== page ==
Fans in the United States are snapping up tickets to hear artists named GOT7, HyunA, and B1A4.

The reason? A growing obsession with Korean pop music, commonly known as K-pop. More than pop, the music’s roots are in American hip-hop and rhythm and blues. But its high-tech flair and stylized videos are distinctively South Korean.

“You don’t have to be Korean to enjoy Korean culture,” said Suk-Young Kim, a K-pop expert at the University of California, Los Angeles. “Korean culture is dynamic, exciting, and there’s something for everyone.”

The U.S. is now the third-most-popular destination for Korean pop groups touring outside their country, according to music industry news outlet Billboard.

A new style

Many Americans, like K-pop fans everywhere, first got hooked after hearing “Gangnam Style,” the single by the South Korean artist Psy in 2012. (The over-the-top, danceable romp through a trendy Seoul district is still YouTube’s most watched video, with nearly 3 billion views.)

Psy and two women dancing (© AP Images)
South Korean artist Psy, center, introduced most Americans to K-pop with this dance from “Gangnam Style.” (© AP Images)

Making U.S. history

Today, one of the hottest K-pop groups is a boy band called BTS, an acronym for Bangtan Sonyeondan, which roughly translates in English to “Bulletproof Boy Scouts.” The group made history at the 2017 Billboard Music Awards on May 21 in Las Vegas — beating out artists such as Justin Bieber, Selena Gomez and Shawn Mendes — by winning the award for Top Social Artist, the first Korean group to do so.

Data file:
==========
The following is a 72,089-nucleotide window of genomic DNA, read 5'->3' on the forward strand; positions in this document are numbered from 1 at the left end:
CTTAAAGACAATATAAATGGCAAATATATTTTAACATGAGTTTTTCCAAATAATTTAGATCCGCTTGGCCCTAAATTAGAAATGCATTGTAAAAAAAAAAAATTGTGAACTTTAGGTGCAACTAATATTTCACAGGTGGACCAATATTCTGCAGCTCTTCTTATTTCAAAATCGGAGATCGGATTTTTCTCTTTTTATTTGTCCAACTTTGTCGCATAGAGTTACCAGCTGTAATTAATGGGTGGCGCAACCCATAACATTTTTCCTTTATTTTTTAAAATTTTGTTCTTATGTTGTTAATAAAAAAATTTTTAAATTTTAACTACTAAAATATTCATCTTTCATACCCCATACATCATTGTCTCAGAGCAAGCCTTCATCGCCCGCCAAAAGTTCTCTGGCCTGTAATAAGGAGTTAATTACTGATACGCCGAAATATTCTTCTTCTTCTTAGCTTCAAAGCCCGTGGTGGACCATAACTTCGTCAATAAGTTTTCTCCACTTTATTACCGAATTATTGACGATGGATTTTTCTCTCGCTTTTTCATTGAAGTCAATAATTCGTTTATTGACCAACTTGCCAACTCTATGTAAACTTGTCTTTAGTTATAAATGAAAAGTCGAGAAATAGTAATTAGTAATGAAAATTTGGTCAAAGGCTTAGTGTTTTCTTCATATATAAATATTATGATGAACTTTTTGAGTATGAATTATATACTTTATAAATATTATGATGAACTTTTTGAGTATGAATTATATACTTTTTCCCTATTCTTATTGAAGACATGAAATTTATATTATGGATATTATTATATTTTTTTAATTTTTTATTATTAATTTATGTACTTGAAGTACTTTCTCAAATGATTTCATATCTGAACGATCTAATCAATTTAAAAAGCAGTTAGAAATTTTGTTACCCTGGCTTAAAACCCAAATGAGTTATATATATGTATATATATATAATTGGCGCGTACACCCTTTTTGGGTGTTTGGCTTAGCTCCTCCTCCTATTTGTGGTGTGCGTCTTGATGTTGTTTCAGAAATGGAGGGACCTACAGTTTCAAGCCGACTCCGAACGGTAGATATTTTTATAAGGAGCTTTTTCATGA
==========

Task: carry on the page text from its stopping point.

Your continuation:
BTS generated buzz beyond its award, thanks to its members’ dapper suits. Vogue magazine named it the best dressed group.

Billboard estimates that 100 groups debut each year in South Korea, aiming to make their way in the K-pop world. Many of the bands are all-female. American fans are captivated by groups such as Girls’ Generation, the first South Korean girl group with more than 100 million YouTube views on five separate titles.

Six women in pink suits posing on stage (© AP Images)
South Korean pop group Girls’ Generation performs in Seoul, in 2014. (© AP Images)

Paul Han, co-founder of website Allkpop.com, told CNN that, “K-pop fans in the U.S. used to say, ‘I wish I could go to Korea to attend their concert,’ but now since a lot of K-pop artists are now having concerts in New York and LA, it’s more like, ‘I wish I lived closer to those cities’ or ‘I wish they would come to my city.”

TAKE A LISTEN:

Girls’ Generation: Genie (2009)

BTS: Young Forever (Acoustic, 2016)

PSY: Daddy (2015)